Thinking, Fast and Slow, Cover - Lucid

Why We Say Irrational Things

Have you ever stood in the shower at night and grimaced, thinking back on an awkward statement or brash decision you made earlier that day? Do you wonder what made you hastily do something so out of character? Well it turns out that our rash, knee-jerk and unpredictable actions are a result of two, opposing decision systems inside our head.

Thinking, Fast and Slow is a best selling book by Nobel Prize winner Daniel Kahneman, the book about human psychology encompasses his work on cognitive biases, prospect theory, and his later work on happiness. The Israeli-American psychologist is famed for findings in the psychology of judgment and decision-making, as well as behavioral economics, the latter of which earned him the 2002 Nobel Memorial Prize in the field of Economic Sciences.

Thinking, Fast and Slow challenges existing schools of thought about how humans reach decisions. Kahneman’s rich background in the field of behavioral sciences enabled him to rewrite the rule-book about thinking patterns, heuristics and biases. The title; Thinking, Fast and Slow, is a connection to the findings of the book, where Kahneman theorizes two distinct thinking systems inside every human brain:

System 1: Fast, automatic, frequent, emotional, stereotypical, subconscious

System 2: Slow, methodical, infrequent, logical, calculating, conscious

In this easy-reading book review, I’ll highlight a few of my favourite takeaways.

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Automation, Systematic

Daniel Kahneman would like us to think that all decisions can inherently be attributed to two distinct systems of mechanical thought:

System 1 is automated, quick witted, generalist, bias-driven, and makes emotional reflex decisions which are easy to reach and require little energy.

System 2 makes slow, methodical, calculative and conscious decisions, similar to those when we fill out a superannuation form or calculate sums and figures.

System 1 is designed to give us an ability to ‘case’ a situation or environment quickly and relies on general rules called heuristics. Heuristics are rules which are learned through our life experiences and are thought to also be evolutionary, as we have adapted over time by making fast judgements and actions. System 1 is present when we are in danger or face a ‘fight or flight’ scenario, this is a perfect example of when our mind needs to make a fast, instinctual decisions.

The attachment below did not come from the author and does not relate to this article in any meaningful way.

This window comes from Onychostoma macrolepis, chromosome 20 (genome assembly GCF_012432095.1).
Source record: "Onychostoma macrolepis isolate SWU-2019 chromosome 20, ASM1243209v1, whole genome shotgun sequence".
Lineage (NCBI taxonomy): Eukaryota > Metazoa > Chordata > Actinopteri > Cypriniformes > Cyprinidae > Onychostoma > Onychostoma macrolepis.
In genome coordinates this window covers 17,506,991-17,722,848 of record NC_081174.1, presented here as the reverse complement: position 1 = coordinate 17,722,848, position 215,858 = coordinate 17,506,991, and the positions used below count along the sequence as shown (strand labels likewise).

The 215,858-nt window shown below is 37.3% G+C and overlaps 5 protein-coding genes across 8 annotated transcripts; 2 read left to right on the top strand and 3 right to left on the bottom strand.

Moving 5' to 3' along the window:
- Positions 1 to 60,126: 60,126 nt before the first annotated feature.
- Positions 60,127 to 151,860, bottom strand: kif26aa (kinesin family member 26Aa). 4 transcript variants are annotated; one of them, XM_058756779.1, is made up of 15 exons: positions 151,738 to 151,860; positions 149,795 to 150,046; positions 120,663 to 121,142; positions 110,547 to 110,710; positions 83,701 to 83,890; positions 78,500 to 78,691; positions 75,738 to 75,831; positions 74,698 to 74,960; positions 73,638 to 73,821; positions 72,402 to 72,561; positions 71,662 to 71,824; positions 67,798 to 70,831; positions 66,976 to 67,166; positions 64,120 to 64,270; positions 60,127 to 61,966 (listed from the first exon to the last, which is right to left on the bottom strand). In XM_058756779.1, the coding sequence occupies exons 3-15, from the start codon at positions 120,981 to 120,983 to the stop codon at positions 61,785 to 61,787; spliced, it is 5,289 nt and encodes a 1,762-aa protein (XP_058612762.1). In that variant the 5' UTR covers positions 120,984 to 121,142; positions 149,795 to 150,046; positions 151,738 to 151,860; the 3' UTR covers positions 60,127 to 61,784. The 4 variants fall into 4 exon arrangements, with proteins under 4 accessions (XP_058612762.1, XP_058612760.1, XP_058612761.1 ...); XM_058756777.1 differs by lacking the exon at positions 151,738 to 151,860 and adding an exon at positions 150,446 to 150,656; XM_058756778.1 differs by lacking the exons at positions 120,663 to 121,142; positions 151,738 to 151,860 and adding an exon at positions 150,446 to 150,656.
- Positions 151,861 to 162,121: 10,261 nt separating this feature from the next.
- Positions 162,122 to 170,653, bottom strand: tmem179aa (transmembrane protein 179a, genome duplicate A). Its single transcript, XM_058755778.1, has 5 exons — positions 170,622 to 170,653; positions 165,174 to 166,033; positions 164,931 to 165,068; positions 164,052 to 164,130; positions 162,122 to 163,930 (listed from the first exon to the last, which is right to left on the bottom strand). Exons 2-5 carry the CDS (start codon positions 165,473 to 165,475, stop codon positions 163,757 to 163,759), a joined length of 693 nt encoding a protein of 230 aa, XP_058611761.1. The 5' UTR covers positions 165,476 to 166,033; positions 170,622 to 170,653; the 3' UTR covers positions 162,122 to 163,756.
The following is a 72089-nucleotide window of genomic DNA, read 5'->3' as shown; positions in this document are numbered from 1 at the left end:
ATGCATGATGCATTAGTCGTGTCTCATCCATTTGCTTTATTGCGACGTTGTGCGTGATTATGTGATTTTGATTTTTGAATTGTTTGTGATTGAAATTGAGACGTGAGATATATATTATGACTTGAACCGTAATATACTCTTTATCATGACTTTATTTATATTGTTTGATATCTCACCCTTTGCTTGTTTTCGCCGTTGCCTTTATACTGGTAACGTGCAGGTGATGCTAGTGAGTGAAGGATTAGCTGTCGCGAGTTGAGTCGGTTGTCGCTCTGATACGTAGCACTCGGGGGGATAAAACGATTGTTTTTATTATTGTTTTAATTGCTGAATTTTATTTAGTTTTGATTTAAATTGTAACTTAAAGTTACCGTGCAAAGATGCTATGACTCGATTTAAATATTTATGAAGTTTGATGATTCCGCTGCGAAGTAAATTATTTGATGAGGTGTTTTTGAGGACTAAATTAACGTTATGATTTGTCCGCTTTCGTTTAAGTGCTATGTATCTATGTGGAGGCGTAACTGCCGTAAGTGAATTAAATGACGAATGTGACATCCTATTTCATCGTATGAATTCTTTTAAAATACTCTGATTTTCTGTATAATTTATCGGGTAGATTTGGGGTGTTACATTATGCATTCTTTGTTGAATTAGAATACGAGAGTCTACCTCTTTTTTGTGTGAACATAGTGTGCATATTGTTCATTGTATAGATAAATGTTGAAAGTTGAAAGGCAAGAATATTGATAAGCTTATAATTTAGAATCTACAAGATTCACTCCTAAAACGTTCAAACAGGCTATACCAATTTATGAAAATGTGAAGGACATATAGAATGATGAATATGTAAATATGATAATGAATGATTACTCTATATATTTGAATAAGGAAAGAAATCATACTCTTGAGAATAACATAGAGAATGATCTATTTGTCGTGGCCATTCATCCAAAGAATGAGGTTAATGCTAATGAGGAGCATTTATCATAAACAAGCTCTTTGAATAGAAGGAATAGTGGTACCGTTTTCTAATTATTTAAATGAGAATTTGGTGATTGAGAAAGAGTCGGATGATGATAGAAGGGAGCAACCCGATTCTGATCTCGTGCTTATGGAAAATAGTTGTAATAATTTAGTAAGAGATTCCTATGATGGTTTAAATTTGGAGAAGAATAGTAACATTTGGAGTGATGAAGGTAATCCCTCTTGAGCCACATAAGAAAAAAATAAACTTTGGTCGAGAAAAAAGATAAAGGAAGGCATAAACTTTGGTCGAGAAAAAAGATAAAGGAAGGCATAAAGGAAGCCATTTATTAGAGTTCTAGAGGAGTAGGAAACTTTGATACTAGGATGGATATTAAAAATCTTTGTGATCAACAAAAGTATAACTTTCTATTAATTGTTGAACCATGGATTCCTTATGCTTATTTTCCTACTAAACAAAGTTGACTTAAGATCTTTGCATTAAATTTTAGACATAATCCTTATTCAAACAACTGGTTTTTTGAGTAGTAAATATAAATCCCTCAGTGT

Thinking, Fast and Slow, Systems - Lucid

However, information and decisions aren’t mutually exclusive between the two systems either. Information is fired from System 1 to System 2 if it requires help, like an escalation point for when System 1 can’t work it out on its own.

A fine example of system ‘switching’ can be examined by an NFL Quarterback. When a QB receives the ball they are thinking in System 1, performing automatic, practiced body movements and stepping back to commence the play. If there is no defence encroaching on them, or ‘danger present’, they’ll switch to System 2 and analyse the play options in front of them. When they have decided on an option, they’ll run or throw the ball,  thus engaging System 1 again. This is an extreme example of how humans can switch systems in just fractions of a second.

Although System 1, is effective in protecting us from moment to moment, they are far less useful when planning anything long term, like your investment strategy. So you can see how System 1 quickly goes from fast problem solver to the root of all problems.

Kahneman states that System 2 is capable of overruling the decisions which System 1 makes, and subsequently avoiding errors of judgement. However, Kahneman also highlights that System 2 is sometimes oblivious to the fact that the heuristics that shape System 1 are also affecting System 2.  I’ll cover some of my favourite heuristics from the book further below.

Before you start blaming System 1 for it’s poor hindsight, stop short of complete condemnation – System 2 isn’t as rational we think either. Kahneman states that System 2 is ‘not a paragon of rationality’, lacks statistical insights and is poor at accurately determining probabilities. System 2 still requires a great deal of help to reach decisions, however we’re certainly able to coach it into making better ones with the right training.

The Overpowering Effect of Heuristics

Kahneman also extensively covers a number of heuristics in the book. I’ll be frank, there is a lot of System 2 thinking involved the further you flick the book, however I’ve never had to stop reading a book and analyse what I just read, as much as I did whilst reading Thinking, Fast and Slow. There is simply a goldmine of insights and thought-provoking ideas in it.

Thinking, Fast and Slow, Heuristics - Lucid